Demonstrating unfinished aspects of the Microsoft Windows 8.1’s Windows Store experience

For this demo, I’m using a Dell Venue 8 inch tablet with an optional bluetooth keyboard.

I’ll present you with a few frustrating use cases that are very non-intuitive and in which regular users would absolutely get lost during the task at hand.

1. When updating apps, it’s very hard to discover how to select just a single app as Microsoft introduces yet another unnatural gesture for single selection of an item.

2. When installing an app, there’s no “OPEN” action available on the store.
When the user goes back to the Start screen, the app is nowhere to be found.
Once the user figures out how to see all the apps, the user will have to search for the app as there’s an overwhelming amount of icons with very small type to choose from.

It’s not as bad as it used to, but it still has some details that really need to be taken care of to not frustrate users and send them running for Android/MacOSX.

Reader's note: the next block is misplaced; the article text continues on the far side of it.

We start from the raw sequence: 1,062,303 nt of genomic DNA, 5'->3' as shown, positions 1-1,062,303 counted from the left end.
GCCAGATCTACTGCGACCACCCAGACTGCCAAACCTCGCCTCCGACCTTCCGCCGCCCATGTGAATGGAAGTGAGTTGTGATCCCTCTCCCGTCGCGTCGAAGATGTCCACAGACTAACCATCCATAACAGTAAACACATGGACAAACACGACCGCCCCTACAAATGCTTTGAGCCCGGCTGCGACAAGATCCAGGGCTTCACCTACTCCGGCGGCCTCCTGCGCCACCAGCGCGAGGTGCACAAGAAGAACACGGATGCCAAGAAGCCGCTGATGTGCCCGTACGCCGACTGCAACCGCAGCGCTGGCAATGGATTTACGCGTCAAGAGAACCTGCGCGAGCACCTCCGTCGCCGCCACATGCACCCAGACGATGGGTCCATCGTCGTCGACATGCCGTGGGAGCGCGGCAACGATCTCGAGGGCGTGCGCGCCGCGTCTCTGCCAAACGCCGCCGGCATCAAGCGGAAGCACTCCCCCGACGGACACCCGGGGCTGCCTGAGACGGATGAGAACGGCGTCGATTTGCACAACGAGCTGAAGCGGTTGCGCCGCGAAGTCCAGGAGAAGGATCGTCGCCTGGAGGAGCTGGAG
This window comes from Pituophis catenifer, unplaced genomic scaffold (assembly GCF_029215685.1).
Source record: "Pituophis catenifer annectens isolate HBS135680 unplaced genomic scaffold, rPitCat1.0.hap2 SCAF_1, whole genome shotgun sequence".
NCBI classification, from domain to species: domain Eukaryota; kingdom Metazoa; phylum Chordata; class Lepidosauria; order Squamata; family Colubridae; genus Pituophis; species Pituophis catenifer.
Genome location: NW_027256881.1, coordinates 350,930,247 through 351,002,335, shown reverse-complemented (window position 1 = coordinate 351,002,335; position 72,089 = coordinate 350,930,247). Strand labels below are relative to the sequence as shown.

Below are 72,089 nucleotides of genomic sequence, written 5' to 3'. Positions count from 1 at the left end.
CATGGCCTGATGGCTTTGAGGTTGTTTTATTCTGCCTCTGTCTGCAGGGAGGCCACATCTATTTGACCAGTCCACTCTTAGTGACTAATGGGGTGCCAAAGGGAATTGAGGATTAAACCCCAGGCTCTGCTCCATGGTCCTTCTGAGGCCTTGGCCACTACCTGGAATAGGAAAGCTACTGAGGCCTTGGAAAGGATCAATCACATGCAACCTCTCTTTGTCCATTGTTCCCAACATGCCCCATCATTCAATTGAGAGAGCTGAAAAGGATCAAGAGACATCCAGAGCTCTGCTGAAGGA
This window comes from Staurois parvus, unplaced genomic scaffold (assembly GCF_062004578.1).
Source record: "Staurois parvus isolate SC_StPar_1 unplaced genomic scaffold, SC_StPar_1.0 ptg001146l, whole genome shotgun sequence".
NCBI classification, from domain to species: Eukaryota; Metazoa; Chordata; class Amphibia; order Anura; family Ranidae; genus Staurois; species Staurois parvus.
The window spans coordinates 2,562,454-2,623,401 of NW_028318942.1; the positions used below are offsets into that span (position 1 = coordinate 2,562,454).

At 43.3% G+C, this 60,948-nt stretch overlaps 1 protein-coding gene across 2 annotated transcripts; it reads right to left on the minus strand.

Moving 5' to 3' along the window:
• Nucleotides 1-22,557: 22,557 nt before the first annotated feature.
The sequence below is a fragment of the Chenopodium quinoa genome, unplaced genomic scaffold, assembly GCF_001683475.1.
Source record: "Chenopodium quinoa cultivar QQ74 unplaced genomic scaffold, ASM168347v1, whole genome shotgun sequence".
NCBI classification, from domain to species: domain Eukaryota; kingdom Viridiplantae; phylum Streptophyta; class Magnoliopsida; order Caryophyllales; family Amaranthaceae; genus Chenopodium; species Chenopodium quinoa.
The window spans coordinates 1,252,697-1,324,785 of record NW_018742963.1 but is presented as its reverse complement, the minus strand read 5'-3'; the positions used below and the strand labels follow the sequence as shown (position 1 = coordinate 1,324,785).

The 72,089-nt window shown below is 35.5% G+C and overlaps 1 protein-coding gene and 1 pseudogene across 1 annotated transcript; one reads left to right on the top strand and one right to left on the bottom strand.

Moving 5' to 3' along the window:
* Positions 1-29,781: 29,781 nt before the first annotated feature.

I hope someone at the Microsoft Windows UX Team is listening, and can see the frustration from a long life computer user’s perspective.

First impressions of the Dell Venue 8″ pro running full blown Windows 8.1 (Intel Atom)

Check out the new Dell Venue 8″, this is a pretty cool $300 tablet that runs FULL blown Windows 8.1, so you can use like a full blown desktop. Then if you’re not working, you can take it to the living room, bedroom, couch, wherever and have fun with it like with any other tablet.

In this video I’ll set it up in front of you and share with you my first impressions.

After using it for a few days here are a few thoughts:

Pros:
– Great 8″ form factor for tablet use.
– Has all the popular apps you’d expect on a tablet.
– If you associate a bluetooth keyboard and mouse, flip it over, you have a full blown desktop computer to do actual work.
– Has an x86 CPU, so you don’t end up with Windows RT which nobody has developed apps for. You can all the available Windows desktop software, and all the new stuff coming out for the touch world.
– Expandble storage via SD cards.
– Affordable, only $299.
– You can attach a larger monitor via USB using the Pluggable Dock (see this video http://www.youtube.com/watch?v=jPPY4m8iY0k )

Cons:
– Super Heavy for that size when compared to the iPad or the Kindle Fire HD.

Still Testing:
– Battery life so far I can’t complain, let’s see how it holds up with a bit more usage throughout the day.